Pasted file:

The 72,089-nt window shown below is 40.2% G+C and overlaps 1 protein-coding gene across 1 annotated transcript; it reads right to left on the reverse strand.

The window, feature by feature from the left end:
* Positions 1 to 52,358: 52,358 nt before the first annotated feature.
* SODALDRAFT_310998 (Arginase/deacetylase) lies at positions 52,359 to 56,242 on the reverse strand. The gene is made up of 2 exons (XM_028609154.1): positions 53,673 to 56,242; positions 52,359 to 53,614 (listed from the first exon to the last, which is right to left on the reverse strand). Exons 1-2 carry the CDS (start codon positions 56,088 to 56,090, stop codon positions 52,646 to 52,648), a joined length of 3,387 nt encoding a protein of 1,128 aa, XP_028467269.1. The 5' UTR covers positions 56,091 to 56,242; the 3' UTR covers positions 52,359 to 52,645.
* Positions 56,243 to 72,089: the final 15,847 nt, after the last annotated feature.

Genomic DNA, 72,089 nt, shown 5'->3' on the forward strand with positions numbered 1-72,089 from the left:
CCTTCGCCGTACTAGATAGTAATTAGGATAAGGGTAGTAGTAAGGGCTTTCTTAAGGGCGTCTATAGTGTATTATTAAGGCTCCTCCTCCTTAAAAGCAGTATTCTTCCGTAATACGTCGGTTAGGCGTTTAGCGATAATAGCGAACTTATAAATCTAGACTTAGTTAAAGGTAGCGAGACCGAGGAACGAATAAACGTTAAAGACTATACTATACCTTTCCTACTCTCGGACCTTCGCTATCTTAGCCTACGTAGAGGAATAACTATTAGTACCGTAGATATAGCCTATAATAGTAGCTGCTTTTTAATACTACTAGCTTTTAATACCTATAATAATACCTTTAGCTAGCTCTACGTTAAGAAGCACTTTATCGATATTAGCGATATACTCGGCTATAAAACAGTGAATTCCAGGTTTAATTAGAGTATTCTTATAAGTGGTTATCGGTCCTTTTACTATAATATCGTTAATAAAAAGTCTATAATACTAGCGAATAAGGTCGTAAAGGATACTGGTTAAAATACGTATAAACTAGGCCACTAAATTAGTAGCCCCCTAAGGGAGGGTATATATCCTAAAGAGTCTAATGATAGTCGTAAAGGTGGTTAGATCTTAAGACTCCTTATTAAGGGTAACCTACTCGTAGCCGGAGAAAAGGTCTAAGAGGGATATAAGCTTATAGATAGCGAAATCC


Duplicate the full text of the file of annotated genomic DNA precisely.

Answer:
The 72,089-nt window shown below is 40.2% G+C and overlaps 1 protein-coding gene across 1 annotated transcript; it reads right to left on the reverse strand.

The window, feature by feature from the left end:
* Positions 1 to 52,358: 52,358 nt before the first annotated feature.
* SODALDRAFT_310998 (Arginase/deacetylase) lies at positions 52,359 to 56,242 on the reverse strand. The gene is made up of 2 exons (XM_028609154.1): positions 53,673 to 56,242; positions 52,359 to 53,614 (listed from the first exon to the last, which is right to left on the reverse strand). Exons 1-2 carry the CDS (start codon positions 56,088 to 56,090, stop codon positions 52,646 to 52,648), a joined length of 3,387 nt encoding a protein of 1,128 aa, XP_028467269.1. The 5' UTR covers positions 56,091 to 56,242; the 3' UTR covers positions 52,359 to 52,645.
* Positions 56,243 to 72,089: the final 15,847 nt, after the last annotated feature.

Genomic DNA, 72,089 nt, shown 5'->3' on the forward strand with positions numbered 1-72,089 from the left:
CCTTCGCCGTACTAGATAGTAATTAGGATAAGGGTAGTAGTAAGGGCTTTCTTAAGGGCGTCTATAGTGTATTATTAAGGCTCCTCCTCCTTAAAAGCAGTATTCTTCCGTAATACGTCGGTTAGGCGTTTAGCGATAATAGCGAACTTATAAATCTAGACTTAGTTAAAGGTAGCGAGACCGAGGAACGAATAAACGTTAAAGACTATACTATACCTTTCCTACTCTCGGACCTTCGCTATCTTAGCCTACGTAGAGGAATAACTATTAGTACCGTAGATATAGCCTATAATAGTAGCTGCTTTTTAATACTACTAGCTTTTAATACCTATAATAATACCTTTAGCTAGCTCTACGTTAAGAAGCACTTTATCGATATTAGCGATATACTCGGCTATAAAACAGTGAATTCCAGGTTTAATTAGAGTATTCTTATAAGTGGTTATCGGTCCTTTTACTATAATATCGTTAATAAAAAGTCTATAATACTAGCGAATAAGGTCGTAAAGGATACTGGTTAAAATACGTATAAACTAGGCCACTAAATTAGTAGCCCCCTAAGGGAGGGTATATATCCTAAAGAGTCTAATGATAGTCGTAAAGGTGGTTAGATCTTAAGACTCCTTATTAAGGGTAACCTACTCGTAGCCGGAGAAAAGGTCTAAGAGGGATATAAGCTTATAGATAGCGAAATCC